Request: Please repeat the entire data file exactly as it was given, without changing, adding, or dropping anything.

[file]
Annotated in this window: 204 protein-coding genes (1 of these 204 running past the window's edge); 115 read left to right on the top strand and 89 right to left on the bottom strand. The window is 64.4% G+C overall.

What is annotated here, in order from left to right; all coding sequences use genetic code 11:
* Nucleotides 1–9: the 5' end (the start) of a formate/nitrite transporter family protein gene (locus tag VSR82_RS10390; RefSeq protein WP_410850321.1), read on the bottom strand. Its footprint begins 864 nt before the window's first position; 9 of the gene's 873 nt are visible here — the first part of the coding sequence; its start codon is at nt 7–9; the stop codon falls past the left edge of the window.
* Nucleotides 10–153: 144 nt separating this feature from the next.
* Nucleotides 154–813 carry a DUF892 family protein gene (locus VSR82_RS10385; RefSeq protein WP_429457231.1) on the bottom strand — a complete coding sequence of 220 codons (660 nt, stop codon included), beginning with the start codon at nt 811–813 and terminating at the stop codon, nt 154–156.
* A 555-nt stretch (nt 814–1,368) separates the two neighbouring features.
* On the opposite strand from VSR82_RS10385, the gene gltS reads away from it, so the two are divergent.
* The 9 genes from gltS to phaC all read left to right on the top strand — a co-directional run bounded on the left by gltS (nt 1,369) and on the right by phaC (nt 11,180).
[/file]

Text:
Annotated in this window: 204 protein-coding genes (1 of these 204 running past the window's edge); 115 read left to right on the top strand and 89 right to left on the bottom strand. The window is 64.4% G+C overall.

What is annotated here, in order from left to right; all coding sequences use genetic code 11:
* Nucleotides 1–9: the 5' end (the start) of a formate/nitrite transporter family protein gene (locus tag VSR82_RS10390; RefSeq protein WP_410850321.1), read on the bottom strand. Its footprint begins 864 nt before the window's first position; 9 of the gene's 873 nt are visible here — the first part of the coding sequence; its start codon is at nt 7–9; the stop codon falls past the left edge of the window.
* Nucleotides 10–153: 144 nt separating this feature from the next.
* Nucleotides 154–813 carry a DUF892 family protein gene (locus VSR82_RS10385; RefSeq protein WP_429457231.1) on the bottom strand — a complete coding sequence of 220 codons (660 nt, stop codon included), beginning with the start codon at nt 811–813 and terminating at the stop codon, nt 154–156.
* A 555-nt stretch (nt 814–1,368) separates the two neighbouring features.
* On the opposite strand from VSR82_RS10385, the gene gltS reads away from it, so the two are divergent.
* The 9 genes from gltS to phaC all read left to right on the top strand — a co-directional run bounded on the left by gltS (nt 1,369) and on the right by phaC (nt 11,180).